Summertime is a wonderful time for hospitality. Kids can play outside while adults enjoy conversation and to me, it seems that somehow, visits with guests tend to be more relaxed in the summertime. Maybe it's the long evenings, maybe the heat slows everyone down, but regardless of what it is, opening our homes in this season is a delight.
This honey almond cake is a favorite of mine for summertime entertaining. I love it because it's versatile – it fits the occasion whether it's a casual gathering or served on china with silver forks when a special touch is needed.
I developed this cake as a mish-mash of about a dozen other recipes I tried. At the time, I was looking for a good honey cake to serve on a Christmas buffet because we had several Jewish friends who were planning to attend and I wanted to serve a traditional Rash Hashanah Honey Cake, which symbolizes the sweetness of the new year and acts as a blessing to one's guests. I tried several recipes, but this is one I've come to like the best.
The use of gelatin is my addition, as that's my preferred way to stabilize meringue, but cream of tartar is easier. (Author's note: It has come to my attention that different gelatins react differently, so readers are reporting widely varying success with this cake. I myself also have started using a different brand of gelatin and started having difficulty with the cake. Thus, use cream of tartar – since it is a mild acid, it actually changes the pH of the egg whites and in that process creates a firmer foam that stands up through the baking process.)
Thus, this is my “go to” hospitality cake. It's sweet enough to accompany tea and coffee, it's easy to make and freeze ahead (just allow 12-24 hours for thawing), and it offers a blessing to guests, which, when we think about it, is the whole point of welcoming others.
Honey Almond Cake
For the cake
3 1/2 cups almond flour*
4 eggs, separated
1/2 teaspoon cream of tartar
1 1/2 teaspoons baking soda
1 1/2 cups honey
1 cup yogurt (learn to make your own yogurt)
1/2 cup almonds, coarsely chopped
¼ cup orange juice
1 tablespoon fresh orange zest
1/2 cup slivered almonds
*if you don't have almond flour, grind 4 cups of almonds until finely ground but not yet turned to paste
For the cake, preheat oven to 350. Grease one 9 x 13 baking dish or two 10-inch round cake pans.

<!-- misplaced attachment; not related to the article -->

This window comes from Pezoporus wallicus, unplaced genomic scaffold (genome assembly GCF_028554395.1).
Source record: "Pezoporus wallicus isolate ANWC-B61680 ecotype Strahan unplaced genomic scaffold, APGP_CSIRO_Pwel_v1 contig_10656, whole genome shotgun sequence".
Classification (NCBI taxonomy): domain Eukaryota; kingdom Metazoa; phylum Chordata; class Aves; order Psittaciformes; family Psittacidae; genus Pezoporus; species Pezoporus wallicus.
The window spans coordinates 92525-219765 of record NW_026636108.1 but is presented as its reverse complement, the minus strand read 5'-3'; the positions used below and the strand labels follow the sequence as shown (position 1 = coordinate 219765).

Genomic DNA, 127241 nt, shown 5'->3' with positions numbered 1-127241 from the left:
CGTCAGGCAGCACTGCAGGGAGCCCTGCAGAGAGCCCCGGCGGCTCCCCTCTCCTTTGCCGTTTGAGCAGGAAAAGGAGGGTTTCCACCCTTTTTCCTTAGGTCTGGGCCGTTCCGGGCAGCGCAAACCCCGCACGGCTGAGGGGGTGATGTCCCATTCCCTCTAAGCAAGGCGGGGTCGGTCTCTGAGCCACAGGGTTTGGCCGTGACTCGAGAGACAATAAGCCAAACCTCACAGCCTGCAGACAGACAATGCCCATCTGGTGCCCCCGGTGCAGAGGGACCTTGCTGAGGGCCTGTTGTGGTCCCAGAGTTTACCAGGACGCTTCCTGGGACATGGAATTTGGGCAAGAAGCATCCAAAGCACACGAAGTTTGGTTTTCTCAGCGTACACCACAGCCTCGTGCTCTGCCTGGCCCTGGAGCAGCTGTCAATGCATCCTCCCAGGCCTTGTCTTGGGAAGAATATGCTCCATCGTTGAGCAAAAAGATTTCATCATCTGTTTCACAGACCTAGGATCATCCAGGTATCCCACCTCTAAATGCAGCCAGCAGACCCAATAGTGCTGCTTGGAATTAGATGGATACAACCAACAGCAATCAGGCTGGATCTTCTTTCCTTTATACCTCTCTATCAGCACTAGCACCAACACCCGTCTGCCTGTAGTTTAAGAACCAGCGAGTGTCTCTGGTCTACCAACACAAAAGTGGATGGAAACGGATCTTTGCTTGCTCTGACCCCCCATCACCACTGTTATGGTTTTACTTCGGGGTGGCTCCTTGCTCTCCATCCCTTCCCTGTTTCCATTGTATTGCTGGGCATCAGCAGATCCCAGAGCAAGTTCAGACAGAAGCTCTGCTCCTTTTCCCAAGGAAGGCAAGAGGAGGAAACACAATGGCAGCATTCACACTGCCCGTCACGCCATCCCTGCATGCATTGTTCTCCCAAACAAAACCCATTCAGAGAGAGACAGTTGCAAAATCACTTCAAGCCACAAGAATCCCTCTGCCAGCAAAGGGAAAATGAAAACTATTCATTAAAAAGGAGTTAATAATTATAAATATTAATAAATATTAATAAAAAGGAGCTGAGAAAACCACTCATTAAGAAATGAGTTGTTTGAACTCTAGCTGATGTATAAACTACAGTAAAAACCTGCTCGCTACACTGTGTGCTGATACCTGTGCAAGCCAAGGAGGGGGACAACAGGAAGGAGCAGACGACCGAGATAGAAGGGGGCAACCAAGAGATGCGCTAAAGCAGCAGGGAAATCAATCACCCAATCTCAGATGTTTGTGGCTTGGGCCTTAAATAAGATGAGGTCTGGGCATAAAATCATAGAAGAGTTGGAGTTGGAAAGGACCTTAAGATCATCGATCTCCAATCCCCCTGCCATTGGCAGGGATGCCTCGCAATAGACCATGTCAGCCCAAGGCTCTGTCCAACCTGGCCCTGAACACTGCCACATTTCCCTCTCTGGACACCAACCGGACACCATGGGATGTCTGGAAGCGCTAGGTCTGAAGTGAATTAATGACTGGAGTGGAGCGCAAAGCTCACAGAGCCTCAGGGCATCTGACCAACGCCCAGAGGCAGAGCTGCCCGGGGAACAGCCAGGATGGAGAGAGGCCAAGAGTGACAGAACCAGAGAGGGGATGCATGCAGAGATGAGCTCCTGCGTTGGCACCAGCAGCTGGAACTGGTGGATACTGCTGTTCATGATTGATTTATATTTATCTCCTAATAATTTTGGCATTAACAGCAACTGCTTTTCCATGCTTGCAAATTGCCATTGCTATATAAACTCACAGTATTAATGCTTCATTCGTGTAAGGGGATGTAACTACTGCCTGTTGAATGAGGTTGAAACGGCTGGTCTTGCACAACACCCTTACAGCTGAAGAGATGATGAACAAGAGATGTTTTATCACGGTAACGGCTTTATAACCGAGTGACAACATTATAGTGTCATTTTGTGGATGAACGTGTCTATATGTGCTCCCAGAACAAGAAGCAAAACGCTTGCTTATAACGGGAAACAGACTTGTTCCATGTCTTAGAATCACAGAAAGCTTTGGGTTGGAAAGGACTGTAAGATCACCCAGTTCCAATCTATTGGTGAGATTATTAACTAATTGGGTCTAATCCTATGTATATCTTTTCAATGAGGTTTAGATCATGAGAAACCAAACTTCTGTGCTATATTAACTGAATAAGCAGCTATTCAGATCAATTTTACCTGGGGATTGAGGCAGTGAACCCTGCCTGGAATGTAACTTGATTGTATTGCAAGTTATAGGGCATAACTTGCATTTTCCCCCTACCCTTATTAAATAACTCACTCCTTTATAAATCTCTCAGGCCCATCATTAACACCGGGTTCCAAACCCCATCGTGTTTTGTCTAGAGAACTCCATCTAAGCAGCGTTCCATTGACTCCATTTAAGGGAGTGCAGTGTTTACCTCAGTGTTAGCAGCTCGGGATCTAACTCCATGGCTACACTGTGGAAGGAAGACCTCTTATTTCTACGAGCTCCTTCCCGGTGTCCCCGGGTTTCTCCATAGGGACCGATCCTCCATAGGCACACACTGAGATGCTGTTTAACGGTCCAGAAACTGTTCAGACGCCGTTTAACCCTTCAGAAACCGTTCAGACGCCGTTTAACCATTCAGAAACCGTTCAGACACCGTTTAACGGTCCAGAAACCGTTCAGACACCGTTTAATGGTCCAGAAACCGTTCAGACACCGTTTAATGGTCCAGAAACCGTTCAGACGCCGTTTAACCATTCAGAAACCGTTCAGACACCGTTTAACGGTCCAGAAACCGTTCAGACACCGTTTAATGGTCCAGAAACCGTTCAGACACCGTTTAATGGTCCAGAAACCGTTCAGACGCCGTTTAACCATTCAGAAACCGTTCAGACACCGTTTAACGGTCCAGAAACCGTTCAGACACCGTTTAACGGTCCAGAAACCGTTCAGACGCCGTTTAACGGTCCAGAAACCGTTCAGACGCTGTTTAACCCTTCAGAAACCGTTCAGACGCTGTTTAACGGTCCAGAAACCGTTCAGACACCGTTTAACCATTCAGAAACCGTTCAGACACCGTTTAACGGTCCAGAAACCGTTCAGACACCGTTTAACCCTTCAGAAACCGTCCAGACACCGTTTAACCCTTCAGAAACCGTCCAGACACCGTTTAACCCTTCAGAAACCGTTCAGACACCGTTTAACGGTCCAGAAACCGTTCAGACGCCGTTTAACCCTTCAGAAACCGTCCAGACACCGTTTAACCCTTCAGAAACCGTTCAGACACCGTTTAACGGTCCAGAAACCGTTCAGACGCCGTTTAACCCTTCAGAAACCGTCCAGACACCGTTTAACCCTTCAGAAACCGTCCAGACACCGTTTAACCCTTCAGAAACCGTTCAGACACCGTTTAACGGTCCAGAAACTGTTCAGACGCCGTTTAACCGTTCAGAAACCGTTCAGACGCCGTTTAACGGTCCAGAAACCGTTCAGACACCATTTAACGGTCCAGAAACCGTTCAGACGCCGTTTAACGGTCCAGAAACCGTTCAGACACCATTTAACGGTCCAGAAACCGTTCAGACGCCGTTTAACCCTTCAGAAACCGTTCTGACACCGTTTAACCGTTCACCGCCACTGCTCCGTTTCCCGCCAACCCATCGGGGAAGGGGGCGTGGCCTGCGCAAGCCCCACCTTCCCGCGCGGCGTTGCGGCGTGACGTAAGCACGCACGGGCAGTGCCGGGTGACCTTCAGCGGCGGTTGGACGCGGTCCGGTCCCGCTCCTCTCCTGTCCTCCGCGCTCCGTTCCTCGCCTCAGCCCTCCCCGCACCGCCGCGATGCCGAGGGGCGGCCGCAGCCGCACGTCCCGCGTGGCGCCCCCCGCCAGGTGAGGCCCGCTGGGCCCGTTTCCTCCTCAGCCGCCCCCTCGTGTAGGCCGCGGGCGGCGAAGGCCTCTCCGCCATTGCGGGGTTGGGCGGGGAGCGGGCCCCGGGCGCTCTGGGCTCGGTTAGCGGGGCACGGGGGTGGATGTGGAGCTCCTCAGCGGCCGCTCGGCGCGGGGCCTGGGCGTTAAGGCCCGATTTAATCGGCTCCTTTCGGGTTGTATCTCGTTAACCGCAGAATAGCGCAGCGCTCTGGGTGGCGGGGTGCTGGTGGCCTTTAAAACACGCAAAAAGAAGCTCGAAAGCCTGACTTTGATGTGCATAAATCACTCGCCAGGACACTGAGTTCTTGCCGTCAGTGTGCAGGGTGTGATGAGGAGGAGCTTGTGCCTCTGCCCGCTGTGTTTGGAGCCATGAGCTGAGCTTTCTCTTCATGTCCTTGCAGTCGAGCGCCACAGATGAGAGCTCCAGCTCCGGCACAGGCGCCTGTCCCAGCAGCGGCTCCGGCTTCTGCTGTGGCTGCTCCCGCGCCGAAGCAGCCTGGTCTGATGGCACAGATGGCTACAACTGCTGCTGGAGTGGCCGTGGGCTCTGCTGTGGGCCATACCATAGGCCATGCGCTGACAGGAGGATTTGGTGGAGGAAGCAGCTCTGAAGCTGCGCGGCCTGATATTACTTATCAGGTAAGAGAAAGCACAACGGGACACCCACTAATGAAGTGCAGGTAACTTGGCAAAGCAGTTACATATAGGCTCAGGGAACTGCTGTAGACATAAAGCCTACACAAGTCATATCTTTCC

Sift the almond flour and baking soda together in a large bowl and set aside.
Meanwhile, beat the egg whites on low speed until the large bubbles begin to subside, about 1 minute. Add the cream of tartar, then increase the speed to medium for 30 seconds or so. Increase the speed to medium-high until the whites hold soft peaks. If you beat the whites to firmer peaks, the middle of the cake may collapse during baking.
In a separate bowl, lightly whisk the egg yolks, honey, yogurt, almonds, orange juice, and orange zest together, then stir into the dry ingredients.
Using a rubber spatula, gently fold in one-quarter of the meringue mixture to the almond batter, and then fold in the rest in just a few folds. Don't disturb the batter more than necessary – don't worry about getting all the meringue completely mixed in.
Pour batter into the prepared baking pans. Scatter the slivered almonds over top and bake until the top is golden, about 45 minutes, or until a skewer inserted in the middle comes out clean. If the cake falls, don't worry – it will look more like a tart than a cake, but it will still taste exquisitely sweet.
Let the cake cool completely in the pan. (If you try to take it out early, it will crumble severely – been there, done that. If it happens to you, layer it with whipped cream and serve it as trifle.)
Serve when the cake is cool. The final cake is very moist and can be drizzled with melted honey and orange juice if desired.
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